Biplanes dive through clouds high above a World War I battlefield. Dogfights in the air, bombs on the ground, and all of it without special effects —Wings is an old-school epic, enormous in scope and basically real. The U.S. Army provided 220 planes, several thousand soldiers, tanks, artillery, and all sorts of logistical help.
And that was the year The Jazz Singer brought sound to film, so Wings had to be bigger, better and louder, too. In big cities, it was accompanied by a full orchestra, with sound-effects guys in the theater to provide the roar of planes and bullets. To recreate that for the Blu-ray restoration, the filmmakers went back to the original shooting script and musical score — so they knew exactly where the sound effects should be, where the orchestra should burst into Mendelssohn for soaring flight scenes, and where the director wanted hand-painted yellow flames leaping from cockpits as planes went down. In an age of black-and-white silent film, those flames must have astonishing.
When director William Wellman started working on Wings, Hollywood hadn't yet figured out how to film an air-war story. Most World War I planes, remember, were almost like kites, made of canvas and baling wire, and they were way too small to hold a cameraman and a pilot and an actor.
So Wellman bolted cameras directly to the planes and gave his 20-something stars flying lessons. In the making-of extras, Wellman's son remembers that leading man Charles "Buddy" Rogers, had never been in a plane in his life.
"They would go up in a two-seat plane, and there would be a 'safety' pilot who would duck down, and then the actors flew the plane," he says. "But you have fly those planes. You have a control stick, and you've got to work it to keep it in the air. My father said Buddy Rogers spent something like 98 hours in the air. When he would come down after shooting for a while, he would throw up."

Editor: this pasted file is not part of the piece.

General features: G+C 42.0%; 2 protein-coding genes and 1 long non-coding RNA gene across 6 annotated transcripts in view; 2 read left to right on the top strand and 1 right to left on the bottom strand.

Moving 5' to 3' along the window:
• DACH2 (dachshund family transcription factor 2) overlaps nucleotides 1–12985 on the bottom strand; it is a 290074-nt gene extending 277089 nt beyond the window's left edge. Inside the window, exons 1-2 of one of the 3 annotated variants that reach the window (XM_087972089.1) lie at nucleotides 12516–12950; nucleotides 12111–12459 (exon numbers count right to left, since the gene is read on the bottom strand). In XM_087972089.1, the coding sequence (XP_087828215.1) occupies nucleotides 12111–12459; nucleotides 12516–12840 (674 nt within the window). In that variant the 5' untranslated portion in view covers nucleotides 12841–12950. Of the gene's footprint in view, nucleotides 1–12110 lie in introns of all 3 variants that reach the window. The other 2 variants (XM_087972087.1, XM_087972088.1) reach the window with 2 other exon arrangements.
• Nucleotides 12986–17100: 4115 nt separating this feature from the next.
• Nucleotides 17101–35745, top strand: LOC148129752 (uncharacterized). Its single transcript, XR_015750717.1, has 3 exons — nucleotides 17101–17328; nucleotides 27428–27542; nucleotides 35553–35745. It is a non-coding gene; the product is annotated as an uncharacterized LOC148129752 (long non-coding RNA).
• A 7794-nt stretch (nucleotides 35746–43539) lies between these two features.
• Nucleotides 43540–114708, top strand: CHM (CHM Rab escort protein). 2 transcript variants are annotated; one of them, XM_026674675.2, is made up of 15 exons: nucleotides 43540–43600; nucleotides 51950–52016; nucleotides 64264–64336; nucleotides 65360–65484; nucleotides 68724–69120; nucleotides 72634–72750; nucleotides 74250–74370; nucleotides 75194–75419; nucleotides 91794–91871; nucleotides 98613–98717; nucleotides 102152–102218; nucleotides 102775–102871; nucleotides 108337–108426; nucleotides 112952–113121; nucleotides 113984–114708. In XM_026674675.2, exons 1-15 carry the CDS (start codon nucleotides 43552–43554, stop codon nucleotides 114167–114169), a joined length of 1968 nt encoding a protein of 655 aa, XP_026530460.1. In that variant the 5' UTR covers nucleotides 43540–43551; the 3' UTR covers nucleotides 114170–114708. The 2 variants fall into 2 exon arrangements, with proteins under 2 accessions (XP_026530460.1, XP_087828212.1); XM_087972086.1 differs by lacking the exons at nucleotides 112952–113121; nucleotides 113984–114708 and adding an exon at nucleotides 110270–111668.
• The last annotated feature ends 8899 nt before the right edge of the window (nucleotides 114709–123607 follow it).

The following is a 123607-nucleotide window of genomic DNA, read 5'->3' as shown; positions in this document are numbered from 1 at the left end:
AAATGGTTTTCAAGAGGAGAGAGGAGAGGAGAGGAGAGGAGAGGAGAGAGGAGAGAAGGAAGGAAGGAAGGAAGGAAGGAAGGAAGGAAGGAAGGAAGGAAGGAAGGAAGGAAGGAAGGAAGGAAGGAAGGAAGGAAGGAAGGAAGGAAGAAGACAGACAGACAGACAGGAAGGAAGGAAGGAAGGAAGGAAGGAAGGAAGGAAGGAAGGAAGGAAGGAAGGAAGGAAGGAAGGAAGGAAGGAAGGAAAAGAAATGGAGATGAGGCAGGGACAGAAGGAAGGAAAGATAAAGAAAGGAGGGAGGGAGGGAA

Who could blame him? But the results are spectacular — flying footage that makes the green-screen trickery of modern films look downright lame.
Wings offers some down-to-earth pleasures, too: Gary Cooper in the bit part that kicked off his career, and Clara Bow, the It Girl, silently lighting up the screen. No wonder so many in the film industry despaired when big, clunky sound cameras came in, forcing everyone to stand in one place and talk into microphones. Spectacle and daredeviltry wouldn't make a comeback for years, but this one last time, Wings sure sent them soaring.
- Clara Bow as Mary Preston
- Charles "Buddy" Rogers as Jack Powell
- Richard Arlen as David Armstrong. Arlen met co-star Ralston on the set and married her in 1927.
- Jobyna Ralston as Sylvia Lewis
- El Brendel as Herman Schwimpf, a cadet who washes out and becomes an air force mechanic
- Richard Tucker as Air commander
- Gary Cooper as Cadet White
- Gunboat Smith as Sergeant
- Henry B. Walthall as David's father
- Roscoe Karns as Lieutenant Cameron
- Julia Swayne Gordon as David's mother
- Arlette Marchal as Celeste
- Hedda Hopper as Jack's mother (uncredited)
- George Irving as Jack's father (uncredited)